And that was a while back, because it’s also taken me too long to get round to writing Russ this oft-promised assessment. I make a special effort to do it now because there’s no football on telly and to mark the beginning of Humber Mouth, a literature festival that will hopefully encourage the emergence of a few more Russ Littens.
Robert Crampton, Hull-born columnist for The Times, touched on the problem when he spoke to launch Humber Mouth. His mates down south and elsewhere find it too easy to poke fun at Hull, mocking the city’s cultural status as being limited to a few sea shanties and the Beautiful South – although without quite grasping the deliberate irony in the band’s name.
And over the weekend the wife and kids did a car boot sale. All the books came back unsold. Even the ones with lots of pictures in.
But back to “Scream If You Want To Go Faster.” You can get away with dipping in and out of a book every now and then for a few months if it’s a dictionary, immaculately organised, everything precisely where it should be and the only surprises the handful of new words from the ever-evolving teenage and techno lexicons.
But where the dictionary is the walking bus to school, hop on and off wherever you fancy and you’ll still get there in the end, pausing Litten’s work is like trying a handbrake turn on a bullet train. It’s a lightning bolt, a riot, closer to Guy Fawkes Night than to the Hull Fair setting which provides the backdrop. A hand grenade tossed carelessly – or, more probably, deliberately – into a box of sparklers.
The pace is such that “Scream” is best read in one session. The shifts between characters and locations provide a real test of concentration as Litten leaps from fairground bust-ups, to gripping urban taxi rides and the eerie activities of a manipulative and cynical clairvoyant.
It’s like doing a jigsaw but not all of the pictures are pretty and you soon find yourself wondering whether all the bits will be there in the end.
Having lived in the Hull area for so long, come to know its people, places, qualities and quirks it’s hard for me to say whether familiarity makes understanding “Scream” any easier.
But I like to think that whether you come from Glasgow of Gloucester, Hull or Hemel Hempstead, the chances are there’s a place near you where people are enduring similar experiences.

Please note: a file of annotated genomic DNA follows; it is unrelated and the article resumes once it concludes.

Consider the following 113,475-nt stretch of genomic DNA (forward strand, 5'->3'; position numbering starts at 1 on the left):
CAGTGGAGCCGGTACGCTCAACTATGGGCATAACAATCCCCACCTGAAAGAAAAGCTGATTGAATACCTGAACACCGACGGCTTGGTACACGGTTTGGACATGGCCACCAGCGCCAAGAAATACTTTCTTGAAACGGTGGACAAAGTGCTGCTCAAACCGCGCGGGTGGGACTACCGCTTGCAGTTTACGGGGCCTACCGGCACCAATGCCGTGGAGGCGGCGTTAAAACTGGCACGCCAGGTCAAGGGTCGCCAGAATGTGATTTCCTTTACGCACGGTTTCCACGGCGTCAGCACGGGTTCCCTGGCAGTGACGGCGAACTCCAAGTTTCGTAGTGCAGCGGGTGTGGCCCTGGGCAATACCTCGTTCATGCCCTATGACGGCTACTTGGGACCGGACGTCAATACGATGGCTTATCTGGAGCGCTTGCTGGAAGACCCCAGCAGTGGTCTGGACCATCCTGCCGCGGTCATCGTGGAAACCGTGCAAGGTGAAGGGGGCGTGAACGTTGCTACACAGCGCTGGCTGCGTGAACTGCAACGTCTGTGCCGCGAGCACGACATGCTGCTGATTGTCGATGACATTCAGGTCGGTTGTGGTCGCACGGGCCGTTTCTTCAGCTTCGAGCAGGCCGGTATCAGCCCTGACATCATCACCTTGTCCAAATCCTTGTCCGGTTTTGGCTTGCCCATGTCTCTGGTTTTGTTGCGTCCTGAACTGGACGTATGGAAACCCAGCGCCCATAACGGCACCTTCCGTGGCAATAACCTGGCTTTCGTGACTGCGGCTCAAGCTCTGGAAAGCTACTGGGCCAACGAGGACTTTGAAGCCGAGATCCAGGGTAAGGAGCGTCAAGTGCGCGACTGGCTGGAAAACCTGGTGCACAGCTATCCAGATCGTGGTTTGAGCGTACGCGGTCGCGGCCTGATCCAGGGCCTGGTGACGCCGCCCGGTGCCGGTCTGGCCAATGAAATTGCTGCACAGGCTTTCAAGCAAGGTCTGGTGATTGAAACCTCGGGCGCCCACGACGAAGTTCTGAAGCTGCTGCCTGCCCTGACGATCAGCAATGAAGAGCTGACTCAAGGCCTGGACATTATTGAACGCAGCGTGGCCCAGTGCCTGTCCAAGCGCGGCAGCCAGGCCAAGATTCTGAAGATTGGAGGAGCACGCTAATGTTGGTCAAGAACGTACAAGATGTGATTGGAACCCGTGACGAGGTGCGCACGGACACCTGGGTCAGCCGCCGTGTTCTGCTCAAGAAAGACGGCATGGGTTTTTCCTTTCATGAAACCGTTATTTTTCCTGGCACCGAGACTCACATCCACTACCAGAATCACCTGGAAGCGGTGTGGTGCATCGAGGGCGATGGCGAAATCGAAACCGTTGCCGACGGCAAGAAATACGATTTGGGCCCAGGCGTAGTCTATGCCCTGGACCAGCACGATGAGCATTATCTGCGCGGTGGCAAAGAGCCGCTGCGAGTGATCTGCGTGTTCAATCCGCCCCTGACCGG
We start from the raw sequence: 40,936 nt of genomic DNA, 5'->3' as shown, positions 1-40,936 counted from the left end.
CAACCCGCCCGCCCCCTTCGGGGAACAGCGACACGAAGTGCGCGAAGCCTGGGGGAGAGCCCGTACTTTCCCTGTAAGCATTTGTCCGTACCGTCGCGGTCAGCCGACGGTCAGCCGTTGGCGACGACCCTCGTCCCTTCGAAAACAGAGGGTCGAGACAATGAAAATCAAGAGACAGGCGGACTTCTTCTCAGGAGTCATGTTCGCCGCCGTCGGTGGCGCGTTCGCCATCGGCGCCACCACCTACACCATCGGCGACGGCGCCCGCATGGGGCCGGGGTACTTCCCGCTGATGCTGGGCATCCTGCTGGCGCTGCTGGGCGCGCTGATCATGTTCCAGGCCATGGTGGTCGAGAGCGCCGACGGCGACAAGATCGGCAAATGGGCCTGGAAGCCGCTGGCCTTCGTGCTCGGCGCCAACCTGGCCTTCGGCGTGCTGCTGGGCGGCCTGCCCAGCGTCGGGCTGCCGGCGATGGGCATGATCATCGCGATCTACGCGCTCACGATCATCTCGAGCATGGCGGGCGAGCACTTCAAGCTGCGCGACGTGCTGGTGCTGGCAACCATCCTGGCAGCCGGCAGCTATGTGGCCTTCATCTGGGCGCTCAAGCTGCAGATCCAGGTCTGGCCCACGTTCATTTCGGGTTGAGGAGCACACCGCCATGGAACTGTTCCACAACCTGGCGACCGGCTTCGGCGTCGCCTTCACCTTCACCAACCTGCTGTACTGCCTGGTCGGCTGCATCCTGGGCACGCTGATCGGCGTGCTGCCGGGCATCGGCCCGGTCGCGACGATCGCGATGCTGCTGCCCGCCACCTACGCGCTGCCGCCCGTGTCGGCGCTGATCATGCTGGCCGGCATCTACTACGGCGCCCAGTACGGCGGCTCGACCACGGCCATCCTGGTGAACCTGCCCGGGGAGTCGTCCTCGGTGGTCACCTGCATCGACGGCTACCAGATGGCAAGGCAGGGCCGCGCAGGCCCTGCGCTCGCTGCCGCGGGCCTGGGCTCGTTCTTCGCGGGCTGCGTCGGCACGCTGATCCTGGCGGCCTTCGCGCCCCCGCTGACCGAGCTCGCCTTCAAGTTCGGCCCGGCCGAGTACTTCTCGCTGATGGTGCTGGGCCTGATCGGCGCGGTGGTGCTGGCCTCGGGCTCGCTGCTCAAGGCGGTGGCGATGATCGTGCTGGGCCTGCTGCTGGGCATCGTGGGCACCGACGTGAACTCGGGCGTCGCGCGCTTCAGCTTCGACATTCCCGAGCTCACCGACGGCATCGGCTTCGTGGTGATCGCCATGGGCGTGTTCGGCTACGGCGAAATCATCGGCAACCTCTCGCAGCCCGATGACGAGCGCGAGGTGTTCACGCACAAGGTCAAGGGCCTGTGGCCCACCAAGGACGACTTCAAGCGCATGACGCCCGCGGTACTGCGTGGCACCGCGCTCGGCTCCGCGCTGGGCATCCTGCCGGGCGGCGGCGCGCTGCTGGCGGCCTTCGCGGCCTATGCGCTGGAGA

The vulnerable widow tiptoeing through the process of rebuilding her life with online lonely hearts clubs, the warehouseman who gets into his glad rags and make-up for cross-dressing weekends on the town, the care worker haunted by the violent and mysterious holiday death of her sister, the supermarket bouncer at the end of his tether with thieving and abuse from scumbag customers.
And that’s just a snapshot of the people Litten has researched painstakingly, capturing the detail of lives, ambitions and self-esteem so limited as to be changed significantly, however temporarily, by a smile or a kind word, a shot of potent liquor or a stash of something stronger.
Litten knits their experiences together creatively. It’s not contrived because round here, as in other places, you suspect you’re only one or two people away from knowing everyone in town, like some huge real-life, warts and all Linked In.
And it makes a story because not enough folk are aware or honest enough about the challenges facing normal people, or even of the definition of normal people.
After “Scream,” you find yourself looking twice at people on the bus as you ride through Litten’s heartland, pondering what sort of emotional burden they might be carrying, hoping they’re having one of their good days and aren’t about to crack up under the strain of whatever dark secret sits on their shoulder.
“Scream” is written in the vernacular, which adds to its credibility by recreating the precise tone and the character of each person telling their individual story. For the same reason it is often grammatically wayward and packed with the language of the street and the factory floor. But that’s essential in a work that is part a product of Litten’s inspiration and imagination and part the outcome of his thorough research, part fiction but also close to a documentary about people who know they can have a better life but just don’t know how.
So “Scream” is contradictory, funny, tragic, vivid, dramatic, perceptive, disturbing, sinister. And that adds up to a lot of entertainment for a paperback priced at £11.99 that you can probably now pick up for rather less given how long it’s taken me to get round to writing this.
Russ Litten is currently working on his second novel. I have no idea what it’s about but I expect more of the same – a thrilling, fast-paced, under-the-skin account of something urban and earthy that he’s researched meticulously. I can’t wait, and when it comes out I promise to set aside some time to read it properly.
Meanwhile get hold of “Scream If You Want To Go Faster.”

Get it here: http://amzn.to/fqnkt0

And check out what Humber Mouth has to offer here: http://bit.ly/llZxoB

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Ray’s beats Ramsey’s on Ruby Tuesday

In most curry houses of my acquaintance a dull thud after dinner is usually evidence of a drunk passing out.

But at Curry Corner in Cheltenham it’s a sign of confidence as the waiter drops a hefty comments book on your table.

And this is no ordinary comments book. The leather binding renders it mightily impressive from the outside, and a flick through the pages reveals some glowing endorsements from people who would claim to know their bhuna from their bhajee.